DC, January 27, 2004 (ENS): Bush administration
officials have told their Japanese counterparts that
it is not necessary for U.S. federal inspectors to test
all slaughtered cattle for mad cow disease.
But the meeting failed to convince Japanese officials
to lift a ban on U.S. beef and neither side appeared
willing to budge on the issue.
Japan tests 100 percent of the cattle it slaughters
and wants to see other beef producing nations follow
suit. It is one of some 40 countries that have banned
U.S. beef in the wake of last month's discovery that
a Washington state dairy cow was infected with the deadly
brain wasting disease.
Mad cow disease, officially known as bovine spongiform
encephalopathy (BSE), spreads from one animal to another
by consumption of feed that has been contaminated by
protein - such as blood or meat meal - from an infected
Consuming beef from infected cattle is believed to
cause variant Creutzfeldt-Jacob disease, which is always
fatal for humans.
In 2002 the U.S. beef industry exported $1 billion
- one third of its total exports - to Japan.
At a press briefing Friday following a meeting with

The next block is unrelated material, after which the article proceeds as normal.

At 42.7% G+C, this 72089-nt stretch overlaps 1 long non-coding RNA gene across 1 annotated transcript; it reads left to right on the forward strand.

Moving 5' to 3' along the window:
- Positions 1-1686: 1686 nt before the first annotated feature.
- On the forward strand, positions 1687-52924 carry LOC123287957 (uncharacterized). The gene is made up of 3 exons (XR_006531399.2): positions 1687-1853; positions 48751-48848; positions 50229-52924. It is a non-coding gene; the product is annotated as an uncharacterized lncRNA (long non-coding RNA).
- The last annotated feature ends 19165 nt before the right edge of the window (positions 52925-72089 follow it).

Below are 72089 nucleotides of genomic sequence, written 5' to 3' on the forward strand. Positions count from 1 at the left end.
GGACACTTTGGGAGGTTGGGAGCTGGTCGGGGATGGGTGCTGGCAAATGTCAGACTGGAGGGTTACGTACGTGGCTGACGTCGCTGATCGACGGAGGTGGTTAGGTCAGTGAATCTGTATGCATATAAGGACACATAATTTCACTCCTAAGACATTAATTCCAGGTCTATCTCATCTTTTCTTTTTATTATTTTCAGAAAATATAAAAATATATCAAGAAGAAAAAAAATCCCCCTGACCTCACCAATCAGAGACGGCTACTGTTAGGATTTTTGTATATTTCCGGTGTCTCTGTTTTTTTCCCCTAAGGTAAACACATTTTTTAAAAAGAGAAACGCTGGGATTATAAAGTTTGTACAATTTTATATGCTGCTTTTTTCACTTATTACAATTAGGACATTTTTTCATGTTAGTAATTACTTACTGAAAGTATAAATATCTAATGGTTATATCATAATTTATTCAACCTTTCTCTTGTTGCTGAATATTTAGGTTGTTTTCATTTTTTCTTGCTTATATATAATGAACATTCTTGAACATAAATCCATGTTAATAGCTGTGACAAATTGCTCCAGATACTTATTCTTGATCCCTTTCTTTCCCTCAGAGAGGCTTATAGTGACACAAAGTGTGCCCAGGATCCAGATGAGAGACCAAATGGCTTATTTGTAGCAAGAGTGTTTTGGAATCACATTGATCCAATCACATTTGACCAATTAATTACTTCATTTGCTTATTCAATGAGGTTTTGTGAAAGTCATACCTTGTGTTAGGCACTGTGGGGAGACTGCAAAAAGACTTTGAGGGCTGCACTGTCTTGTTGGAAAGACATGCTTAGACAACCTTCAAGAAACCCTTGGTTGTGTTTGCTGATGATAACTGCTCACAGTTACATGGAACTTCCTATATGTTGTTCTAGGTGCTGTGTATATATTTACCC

Japanese officials, U.S. Undersecretary of Agriculture
J.B. Penn said it is neither efficient nor effective
to do "massive testing" of younger cattle
in which BSE "is very unlikely to manifest itself."
"We did discuss the possibility of 100 percent
testing, and we have reviewed the scientific basis for
that," Penn said. "We think it not necessary
to do 100 percent testing."
In the past two years, U.S. Department of Agriculture
(USDA) inspectors have tested approximately 20,000 of
the 40 million cows slaughtered annually in the United
States, about one in every 2,000 animals. This is 47
times the recommended international standard, according
to the USDA.
The U.S. agriculture official said the United States
concentrates its testing on "higher risk"
animals, including older cows and cows that have calved,
because the system provides the highest probability
of identifying animals that would exhibit the disease.
Penn said the meetings were "meaningful [and]
productive" but acknowledged there were "no
new proposals presented from either side."
Nine herds in three states have been quarantined by
U.S. officials because of the concerns about mad cow
DNA tests and agricultural records proved the infected
cow came from a dairy farm in the Canadian province
The USDA has 27 of the 81 cattle listed on the Canadian
health certificate definitely accounted for and is continuing
to try and trace back the origin and fate of the remaining